Celtics owner calls team ‘overrated’, gives ‘green light’ for luxury-tax spending

2022 NBA Playoffs - Boston Celtics v Miami Heat
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Celtics co-owner Wyc Grousbeck wasn’t mincing his words.

In a recent interview with Adam Himmelsbach of The Boston Globe, Grousbeck described Boston’s team as “overrated” going into the 2022-23 season:

I really loved being part of the Celtics throughout that run [to the Finals] … The other side of the coin is I think that we’ve now been overrated … [We were] a finalist and two wins away from winning it, but when you look back, Brooklyn was a tough series, and then we had to go seven games [vs. Milwaukee and Miami]. Then we lost [vs. Golden State]. So, we’re not a hands-down team to repeat as Eastern Conference champions. I think we’re a quality team.

Grousbeck is strategically tamping down expectations for his “quality team,” which boasts impressive roster continuity, studded with elite talent on both ends of the court.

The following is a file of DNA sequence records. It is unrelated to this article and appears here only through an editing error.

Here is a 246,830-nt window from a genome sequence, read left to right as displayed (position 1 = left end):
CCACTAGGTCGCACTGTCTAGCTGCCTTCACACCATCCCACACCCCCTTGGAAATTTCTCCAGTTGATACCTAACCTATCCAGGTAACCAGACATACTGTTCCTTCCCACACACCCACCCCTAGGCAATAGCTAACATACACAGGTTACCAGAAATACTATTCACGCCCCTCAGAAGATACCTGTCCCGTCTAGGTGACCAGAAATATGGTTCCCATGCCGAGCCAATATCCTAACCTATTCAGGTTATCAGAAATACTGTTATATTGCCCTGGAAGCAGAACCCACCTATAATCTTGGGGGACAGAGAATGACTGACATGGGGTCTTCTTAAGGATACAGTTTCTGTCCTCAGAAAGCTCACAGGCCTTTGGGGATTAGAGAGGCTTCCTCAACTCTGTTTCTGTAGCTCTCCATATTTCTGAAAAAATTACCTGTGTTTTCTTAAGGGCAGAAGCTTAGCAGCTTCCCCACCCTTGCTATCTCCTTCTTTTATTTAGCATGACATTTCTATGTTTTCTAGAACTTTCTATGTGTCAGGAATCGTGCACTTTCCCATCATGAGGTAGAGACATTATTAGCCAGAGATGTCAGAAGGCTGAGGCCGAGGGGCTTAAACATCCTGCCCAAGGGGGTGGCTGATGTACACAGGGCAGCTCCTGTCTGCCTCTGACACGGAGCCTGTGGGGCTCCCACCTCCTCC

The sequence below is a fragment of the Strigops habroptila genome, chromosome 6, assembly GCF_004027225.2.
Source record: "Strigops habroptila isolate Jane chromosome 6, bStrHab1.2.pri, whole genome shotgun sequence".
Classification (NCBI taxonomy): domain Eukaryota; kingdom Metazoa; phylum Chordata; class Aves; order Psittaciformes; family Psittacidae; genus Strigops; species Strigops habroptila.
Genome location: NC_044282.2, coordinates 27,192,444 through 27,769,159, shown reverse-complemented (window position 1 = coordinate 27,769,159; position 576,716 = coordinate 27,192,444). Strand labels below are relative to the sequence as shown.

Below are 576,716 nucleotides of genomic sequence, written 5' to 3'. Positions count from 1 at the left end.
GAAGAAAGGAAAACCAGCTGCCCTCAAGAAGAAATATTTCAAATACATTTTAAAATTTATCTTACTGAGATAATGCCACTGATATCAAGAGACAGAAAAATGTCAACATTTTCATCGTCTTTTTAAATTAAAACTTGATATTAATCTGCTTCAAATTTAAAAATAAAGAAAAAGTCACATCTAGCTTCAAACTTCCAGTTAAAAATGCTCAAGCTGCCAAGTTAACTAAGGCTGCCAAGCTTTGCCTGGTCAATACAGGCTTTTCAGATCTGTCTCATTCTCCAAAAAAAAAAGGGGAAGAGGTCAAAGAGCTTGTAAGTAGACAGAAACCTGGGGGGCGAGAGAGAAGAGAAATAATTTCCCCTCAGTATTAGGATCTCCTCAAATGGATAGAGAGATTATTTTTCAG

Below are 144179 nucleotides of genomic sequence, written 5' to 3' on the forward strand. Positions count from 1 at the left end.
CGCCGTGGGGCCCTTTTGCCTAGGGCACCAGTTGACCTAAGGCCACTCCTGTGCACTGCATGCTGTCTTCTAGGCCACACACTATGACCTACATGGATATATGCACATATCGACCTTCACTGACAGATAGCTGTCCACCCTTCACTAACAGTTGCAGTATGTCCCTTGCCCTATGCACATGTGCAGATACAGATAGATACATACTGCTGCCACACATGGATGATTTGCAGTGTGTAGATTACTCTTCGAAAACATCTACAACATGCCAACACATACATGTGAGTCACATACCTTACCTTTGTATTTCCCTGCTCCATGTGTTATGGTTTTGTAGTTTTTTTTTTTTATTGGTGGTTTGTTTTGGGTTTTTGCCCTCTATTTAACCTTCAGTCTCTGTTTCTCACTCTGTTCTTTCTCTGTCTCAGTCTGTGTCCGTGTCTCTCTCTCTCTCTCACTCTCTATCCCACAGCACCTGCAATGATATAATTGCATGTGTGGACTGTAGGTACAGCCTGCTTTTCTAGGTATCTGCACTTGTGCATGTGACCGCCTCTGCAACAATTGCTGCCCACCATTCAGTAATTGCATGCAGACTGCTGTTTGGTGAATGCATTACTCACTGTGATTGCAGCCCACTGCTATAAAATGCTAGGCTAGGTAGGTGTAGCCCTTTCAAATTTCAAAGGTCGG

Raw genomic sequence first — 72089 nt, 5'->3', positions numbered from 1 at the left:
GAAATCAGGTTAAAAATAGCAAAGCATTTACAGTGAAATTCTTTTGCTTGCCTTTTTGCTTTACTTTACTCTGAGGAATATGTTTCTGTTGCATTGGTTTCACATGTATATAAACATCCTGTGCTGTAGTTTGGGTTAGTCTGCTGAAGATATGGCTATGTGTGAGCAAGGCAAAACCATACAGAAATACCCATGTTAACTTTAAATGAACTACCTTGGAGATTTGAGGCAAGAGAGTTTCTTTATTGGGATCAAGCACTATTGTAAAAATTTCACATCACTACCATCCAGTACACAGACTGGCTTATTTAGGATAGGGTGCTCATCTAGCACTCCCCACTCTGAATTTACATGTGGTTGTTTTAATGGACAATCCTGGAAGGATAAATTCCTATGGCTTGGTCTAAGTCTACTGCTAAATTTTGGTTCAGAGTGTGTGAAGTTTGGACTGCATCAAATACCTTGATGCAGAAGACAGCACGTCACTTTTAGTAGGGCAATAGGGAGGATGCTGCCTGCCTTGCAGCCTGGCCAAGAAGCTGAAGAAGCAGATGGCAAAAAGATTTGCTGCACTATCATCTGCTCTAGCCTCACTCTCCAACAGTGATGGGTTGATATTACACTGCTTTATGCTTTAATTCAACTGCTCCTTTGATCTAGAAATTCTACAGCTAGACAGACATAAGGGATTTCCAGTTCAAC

Offensively, the Celtics finished last season top-10 in Effective FG% and True Shooting %. They continue to revolve around one of the league’s ascendant stars in Jayson Tatum, plus the luxury of a secondary 22+ point scorer in Jaylen Brown.

On the other end of the court, they finished last year with the best Defensive Rating in the league. They’ll bring back the reigning Defensive Player of the Year in Marcus Smart, the player with the third-best-odds to win 2022-23’s DPoY award in Robert Williams, and the versatility and vocal leadership of veteran Al Horford.

They also bolstered their depth by adding reliable playmaker Malcolm Brogdon as a sixth-man. Their lone offseason setback was new arrival Danilo Gallinari tearing his left ACL while playing for Italy’s national team.

It’s easy to see why current betting odds on PointsBet have the Celtics as the NBA Championship favorites at +550, ahead of the Warriors (+650), Bucks (+650), Clippers (+700) and Nets (+800). But that isn’t preventing Grousbeck from opening his checkbook for further roster improvements. He said team president Brad Stevens has a “green light” to improve the team however he can, even if Boston goes deep into the luxury tax.